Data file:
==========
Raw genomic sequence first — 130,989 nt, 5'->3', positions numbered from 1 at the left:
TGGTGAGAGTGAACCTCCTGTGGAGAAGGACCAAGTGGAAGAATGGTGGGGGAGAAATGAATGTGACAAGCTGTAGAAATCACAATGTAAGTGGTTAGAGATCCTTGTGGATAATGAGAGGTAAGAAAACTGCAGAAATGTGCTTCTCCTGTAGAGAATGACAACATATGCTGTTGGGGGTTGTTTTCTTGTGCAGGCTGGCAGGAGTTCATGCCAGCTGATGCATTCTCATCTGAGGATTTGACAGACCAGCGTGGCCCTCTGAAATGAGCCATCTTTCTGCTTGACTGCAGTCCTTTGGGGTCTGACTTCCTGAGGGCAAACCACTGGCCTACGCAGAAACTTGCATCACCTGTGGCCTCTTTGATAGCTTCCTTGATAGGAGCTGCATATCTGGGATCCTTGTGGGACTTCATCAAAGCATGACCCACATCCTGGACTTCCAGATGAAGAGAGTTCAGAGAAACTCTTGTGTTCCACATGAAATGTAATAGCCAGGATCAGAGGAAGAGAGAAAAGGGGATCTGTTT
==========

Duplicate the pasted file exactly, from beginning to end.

Raw genomic sequence first — 130,989 nt, 5'->3', positions numbered from 1 at the left:
TGGTGAGAGTGAACCTCCTGTGGAGAAGGACCAAGTGGAAGAATGGTGGGGGAGAAATGAATGTGACAAGCTGTAGAAATCACAATGTAAGTGGTTAGAGATCCTTGTGGATAATGAGAGGTAAGAAAACTGCAGAAATGTGCTTCTCCTGTAGAGAATGACAACATATGCTGTTGGGGGTTGTTTTCTTGTGCAGGCTGGCAGGAGTTCATGCCAGCTGATGCATTCTCATCTGAGGATTTGACAGACCAGCGTGGCCCTCTGAAATGAGCCATCTTTCTGCTTGACTGCAGTCCTTTGGGGTCTGACTTCCTGAGGGCAAACCACTGGCCTACGCAGAAACTTGCATCACCTGTGGCCTCTTTGATAGCTTCCTTGATAGGAGCTGCATATCTGGGATCCTTGTGGGACTTCATCAAAGCATGACCCACATCCTGGACTTCCAGATGAAGAGAGTTCAGAGAAACTCTTGTGTTCCACATGAAATGTAATAGCCAGGATCAGAGGAAGAGAGAAAAGGGGATCTGTTT